in reply to How to read contents of a file without opening it and print the contents

I hand you a flash drive. Tell me what information is stored on it without inserting it into any usb host. Also physically opening the drive is not allowed.

This is not meant to be mean nor to insult. I am simply trying to give a more physical analogy to help you see what you are asking and how it sounds.

You have to "open" a file to read the contents.

open FILE, "filename" or die "could not open filename"; while(<FILE>) { print $_; } close FILE;
  • Comment on Re: How to read contents of a file without opening it and print the contents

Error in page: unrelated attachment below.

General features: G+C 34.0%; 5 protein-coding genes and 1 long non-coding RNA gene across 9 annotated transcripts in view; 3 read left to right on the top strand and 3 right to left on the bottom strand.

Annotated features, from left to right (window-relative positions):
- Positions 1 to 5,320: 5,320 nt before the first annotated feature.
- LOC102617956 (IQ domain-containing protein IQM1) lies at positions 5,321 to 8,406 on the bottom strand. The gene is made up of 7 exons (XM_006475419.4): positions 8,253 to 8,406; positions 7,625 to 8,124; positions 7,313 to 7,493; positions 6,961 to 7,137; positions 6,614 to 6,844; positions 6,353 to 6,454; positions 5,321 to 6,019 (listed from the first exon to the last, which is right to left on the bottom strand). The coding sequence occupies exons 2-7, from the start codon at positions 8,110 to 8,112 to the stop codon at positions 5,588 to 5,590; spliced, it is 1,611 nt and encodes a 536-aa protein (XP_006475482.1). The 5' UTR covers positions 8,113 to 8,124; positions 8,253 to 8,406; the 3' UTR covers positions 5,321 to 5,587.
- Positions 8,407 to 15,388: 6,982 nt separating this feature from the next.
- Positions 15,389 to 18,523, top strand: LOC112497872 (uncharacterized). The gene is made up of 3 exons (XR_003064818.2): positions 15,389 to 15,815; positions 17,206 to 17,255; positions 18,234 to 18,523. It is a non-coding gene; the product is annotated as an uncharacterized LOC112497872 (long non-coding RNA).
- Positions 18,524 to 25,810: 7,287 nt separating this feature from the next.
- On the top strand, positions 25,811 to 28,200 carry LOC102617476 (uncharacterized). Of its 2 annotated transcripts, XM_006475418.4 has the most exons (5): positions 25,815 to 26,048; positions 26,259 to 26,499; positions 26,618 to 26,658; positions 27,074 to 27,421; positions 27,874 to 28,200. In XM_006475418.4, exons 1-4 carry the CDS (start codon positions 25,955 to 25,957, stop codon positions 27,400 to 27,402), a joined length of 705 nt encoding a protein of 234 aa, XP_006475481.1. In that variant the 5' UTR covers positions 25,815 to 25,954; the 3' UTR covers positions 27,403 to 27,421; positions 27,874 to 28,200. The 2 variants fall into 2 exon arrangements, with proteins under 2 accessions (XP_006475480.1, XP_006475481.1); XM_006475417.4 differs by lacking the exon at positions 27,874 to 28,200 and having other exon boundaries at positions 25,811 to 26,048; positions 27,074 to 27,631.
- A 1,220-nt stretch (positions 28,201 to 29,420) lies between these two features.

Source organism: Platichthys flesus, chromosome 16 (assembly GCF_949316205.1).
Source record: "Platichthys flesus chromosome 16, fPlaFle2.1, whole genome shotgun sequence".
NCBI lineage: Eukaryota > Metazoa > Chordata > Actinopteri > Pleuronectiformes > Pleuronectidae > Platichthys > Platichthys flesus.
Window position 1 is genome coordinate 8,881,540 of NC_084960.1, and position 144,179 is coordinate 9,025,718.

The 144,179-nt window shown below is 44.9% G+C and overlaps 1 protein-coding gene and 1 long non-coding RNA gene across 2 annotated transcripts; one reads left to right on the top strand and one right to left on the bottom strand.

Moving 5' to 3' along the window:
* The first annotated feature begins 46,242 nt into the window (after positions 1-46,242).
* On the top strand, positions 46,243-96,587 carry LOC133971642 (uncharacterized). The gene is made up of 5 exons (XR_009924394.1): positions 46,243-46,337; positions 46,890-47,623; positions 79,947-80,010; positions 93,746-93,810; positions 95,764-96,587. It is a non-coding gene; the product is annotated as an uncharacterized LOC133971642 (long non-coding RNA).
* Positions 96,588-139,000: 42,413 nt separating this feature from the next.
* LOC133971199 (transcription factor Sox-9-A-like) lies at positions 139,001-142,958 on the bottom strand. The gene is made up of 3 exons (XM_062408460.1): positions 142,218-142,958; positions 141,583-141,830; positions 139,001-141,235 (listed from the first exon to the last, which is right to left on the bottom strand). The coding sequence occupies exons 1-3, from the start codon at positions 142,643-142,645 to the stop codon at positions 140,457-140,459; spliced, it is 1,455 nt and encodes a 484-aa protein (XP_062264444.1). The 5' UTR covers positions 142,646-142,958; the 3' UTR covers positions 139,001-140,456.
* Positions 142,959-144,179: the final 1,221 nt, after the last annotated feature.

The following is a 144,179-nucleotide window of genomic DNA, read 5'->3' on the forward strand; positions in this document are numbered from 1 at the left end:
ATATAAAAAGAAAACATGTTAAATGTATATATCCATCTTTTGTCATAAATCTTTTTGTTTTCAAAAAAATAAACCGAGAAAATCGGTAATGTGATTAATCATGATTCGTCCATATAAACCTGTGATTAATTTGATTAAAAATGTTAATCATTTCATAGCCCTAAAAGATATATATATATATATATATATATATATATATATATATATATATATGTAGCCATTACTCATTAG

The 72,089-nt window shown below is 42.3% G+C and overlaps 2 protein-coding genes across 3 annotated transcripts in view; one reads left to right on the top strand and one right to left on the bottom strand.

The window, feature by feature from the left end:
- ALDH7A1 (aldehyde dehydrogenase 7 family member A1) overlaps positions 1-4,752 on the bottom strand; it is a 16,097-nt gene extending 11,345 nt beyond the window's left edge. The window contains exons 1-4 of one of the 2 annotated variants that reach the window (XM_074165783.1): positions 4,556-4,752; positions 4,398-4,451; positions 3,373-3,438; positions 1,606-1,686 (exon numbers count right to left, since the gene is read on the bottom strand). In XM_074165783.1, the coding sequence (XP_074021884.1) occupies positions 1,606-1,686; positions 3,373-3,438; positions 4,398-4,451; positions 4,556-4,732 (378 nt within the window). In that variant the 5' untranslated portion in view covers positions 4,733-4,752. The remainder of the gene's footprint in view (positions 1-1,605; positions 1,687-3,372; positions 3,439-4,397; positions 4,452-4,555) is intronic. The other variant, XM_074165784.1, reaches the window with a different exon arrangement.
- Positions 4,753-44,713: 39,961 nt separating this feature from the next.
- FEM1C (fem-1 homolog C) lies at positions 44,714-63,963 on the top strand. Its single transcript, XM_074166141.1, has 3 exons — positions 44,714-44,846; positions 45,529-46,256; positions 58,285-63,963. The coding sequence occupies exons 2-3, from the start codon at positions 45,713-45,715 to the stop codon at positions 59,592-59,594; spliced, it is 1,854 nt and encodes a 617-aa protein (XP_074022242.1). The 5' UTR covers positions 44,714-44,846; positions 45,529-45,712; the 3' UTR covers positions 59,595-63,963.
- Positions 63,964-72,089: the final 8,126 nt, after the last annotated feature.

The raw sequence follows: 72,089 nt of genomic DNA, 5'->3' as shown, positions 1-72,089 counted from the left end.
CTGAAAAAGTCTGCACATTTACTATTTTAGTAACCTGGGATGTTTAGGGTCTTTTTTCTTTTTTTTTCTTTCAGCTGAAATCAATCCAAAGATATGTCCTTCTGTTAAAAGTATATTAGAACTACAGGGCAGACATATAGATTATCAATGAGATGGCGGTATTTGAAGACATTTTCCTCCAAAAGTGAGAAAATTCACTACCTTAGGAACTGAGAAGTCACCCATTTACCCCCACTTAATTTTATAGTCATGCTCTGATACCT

• Download Code

Replies are listed 'Best First'.
Re^2: How to read contents of a file without opening it and print the contents
by Anonymous Monk on Jun 10, 2011 at 13:42 UTC

    Based on that analogy, couldn't you have your script open and read /dev/hda1, parse the filesystem, find the file and read its data?

      That's why I put the word open in quotes.

      In your example I would say that "opening" /dev/hda1 means that you are "opening" a set of which the file is a subset. "Opening" a set implies that you have "opened" all subsets. (note the continued use of quotation marks)

      Because I know that someone will point out that opening a set does not imply opening all subsets (example: a box filled with other boxes) I will clarify that in this case I am refering to sets that contain only singletons (in this case bytes or blocks) as elements.

      Update: fixed moderate typo.

        I'm going to have settle for merely hiding the open in a system call:
        `cat filename > /dev/lp0`